A HOSPICE has received a welcome boost in the shape of a five-figure donation from the Freemasons.

The Masonic Charitable Foundation (MCF) has awarded £19,995 to St Mary’s Hospice, in Ulverston, to support its Make Do and Mend project, which gives bereaved people a chance to get out of the house and mend furniture.

In partnership with Hospice UK, the foundation had invited bids for funding from hospices who wished to extend and develop bereavement services to expand vital support for bereaved families and individuals.

Applications were received from 90 hospices throughout England and Wales with the St Mary’s bid being one of the nine successful ones.

Assistant Provincial Grand Master David Grainger said: “It is wonderful to see the money which has come from the pockets of Freemasons through their charitable giving being used to support such a good cause.”

The initial idea for the Make Do and Mend scheme arose from discussions on how best to connect with those bereaved people who found it uncomfortable to access the already available support and counselling.

Head of clinical services at the hospice, Jo Blake, who was responsible for submitting the bid, said: “We have been considering various options of how to engage with bereaved people who may benefit from counselling or simply an opportunity to talk with someone but are reluctant to do so. It is principally, but not exclusively men that this applies to.

“The Make Do and Mend project will see bereaved people given an opportunity to work at our furniture outlet in Barrow.

“Donations of furniture are received at the premises with some needing a little repair or re-painting.

“With the donation we are going to adapt a room we have at the rear of the warehouse into a place where repairs can be undertaken. It is hoped that this will encourage the recently bereaved to get out of the house and meet with people who are going through similar emotions to themselves.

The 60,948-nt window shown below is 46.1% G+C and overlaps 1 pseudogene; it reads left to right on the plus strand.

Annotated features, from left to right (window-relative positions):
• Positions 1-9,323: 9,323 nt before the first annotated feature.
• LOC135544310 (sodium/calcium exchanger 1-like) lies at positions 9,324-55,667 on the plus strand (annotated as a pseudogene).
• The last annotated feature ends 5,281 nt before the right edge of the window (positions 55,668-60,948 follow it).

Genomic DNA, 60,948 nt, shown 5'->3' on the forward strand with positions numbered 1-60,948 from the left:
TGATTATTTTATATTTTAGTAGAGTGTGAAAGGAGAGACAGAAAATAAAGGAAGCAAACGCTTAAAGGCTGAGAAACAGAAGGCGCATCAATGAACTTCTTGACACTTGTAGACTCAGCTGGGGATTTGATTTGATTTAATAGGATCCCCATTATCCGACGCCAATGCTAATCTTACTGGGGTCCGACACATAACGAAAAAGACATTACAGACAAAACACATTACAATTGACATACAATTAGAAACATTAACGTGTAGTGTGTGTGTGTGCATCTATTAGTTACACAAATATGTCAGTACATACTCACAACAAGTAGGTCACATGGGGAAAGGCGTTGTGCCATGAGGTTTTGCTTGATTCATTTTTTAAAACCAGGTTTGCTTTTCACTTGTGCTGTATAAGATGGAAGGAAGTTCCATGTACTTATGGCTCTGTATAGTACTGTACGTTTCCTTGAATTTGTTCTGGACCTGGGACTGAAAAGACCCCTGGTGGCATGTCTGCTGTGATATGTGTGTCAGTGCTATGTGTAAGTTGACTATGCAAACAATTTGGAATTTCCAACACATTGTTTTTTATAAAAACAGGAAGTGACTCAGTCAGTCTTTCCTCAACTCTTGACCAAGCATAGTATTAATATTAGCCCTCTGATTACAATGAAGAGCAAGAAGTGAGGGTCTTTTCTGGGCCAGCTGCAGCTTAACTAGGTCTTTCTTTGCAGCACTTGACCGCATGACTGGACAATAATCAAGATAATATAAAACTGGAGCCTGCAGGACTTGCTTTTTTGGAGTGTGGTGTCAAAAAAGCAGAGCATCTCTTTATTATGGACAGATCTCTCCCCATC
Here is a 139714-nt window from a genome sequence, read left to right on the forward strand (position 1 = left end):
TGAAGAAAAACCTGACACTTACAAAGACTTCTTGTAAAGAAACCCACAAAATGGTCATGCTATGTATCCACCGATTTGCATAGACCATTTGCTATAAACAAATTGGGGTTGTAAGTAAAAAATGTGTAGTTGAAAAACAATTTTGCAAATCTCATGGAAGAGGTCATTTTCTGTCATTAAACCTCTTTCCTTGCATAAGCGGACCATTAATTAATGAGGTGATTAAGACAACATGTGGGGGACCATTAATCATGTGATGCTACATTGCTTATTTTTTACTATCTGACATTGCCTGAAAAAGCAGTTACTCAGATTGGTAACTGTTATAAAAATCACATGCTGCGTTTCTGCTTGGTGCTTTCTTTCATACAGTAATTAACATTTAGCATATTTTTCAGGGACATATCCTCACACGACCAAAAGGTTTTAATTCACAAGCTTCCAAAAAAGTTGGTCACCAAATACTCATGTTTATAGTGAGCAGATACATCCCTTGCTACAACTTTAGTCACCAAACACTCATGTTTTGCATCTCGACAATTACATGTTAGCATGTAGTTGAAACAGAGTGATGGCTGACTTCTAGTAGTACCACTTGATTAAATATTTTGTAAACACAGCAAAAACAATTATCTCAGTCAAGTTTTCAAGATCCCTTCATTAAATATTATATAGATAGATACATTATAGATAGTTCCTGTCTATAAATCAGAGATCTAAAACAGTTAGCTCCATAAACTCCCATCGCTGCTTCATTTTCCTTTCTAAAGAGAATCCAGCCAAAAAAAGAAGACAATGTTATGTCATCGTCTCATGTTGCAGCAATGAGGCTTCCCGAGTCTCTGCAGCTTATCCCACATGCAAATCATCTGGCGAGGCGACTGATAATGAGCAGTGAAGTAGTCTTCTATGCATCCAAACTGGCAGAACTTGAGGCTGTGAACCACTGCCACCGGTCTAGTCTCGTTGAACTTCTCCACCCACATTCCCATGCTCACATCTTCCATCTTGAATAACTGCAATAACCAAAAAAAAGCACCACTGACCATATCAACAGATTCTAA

“The atmosphere may help some of them air feelings they are trying to bottle up safe in the knowledge that they are in the company of others who will understand what they are going through. Counselling will be on hand should anyone wish to take advantage of it.”

Mr Grainger, along with Furness and South Lakeland chairman Peter Schofield and group charity steward Richard Wilcock,visited the Duke Street premises to learn more about the project. The donation from the MCF enabled an unused corner of the premises to be developed into a suitable work space. They met with head of retail Caroline Welch, who gave them a tour.

She said: “It is really satisfying that the retail arm, rather than being simply a fund-raising part of the hospice, can now be involved in helping to provide palliative care. It is an exciting and new development.

“The hospice receives a lot of furniture, which requires a touch of paint, a repair or upholstering. Those pieces which have been processed through the Make Do and Mend scheme will now be labelled as such in the warehouse. I am proud that the retail branch of the hospice, which previously had been principally concerned with fund-raising, is now playing a part in delivering bereavement care.

“We very grateful to the Freemasons for their help in funding the scheme.”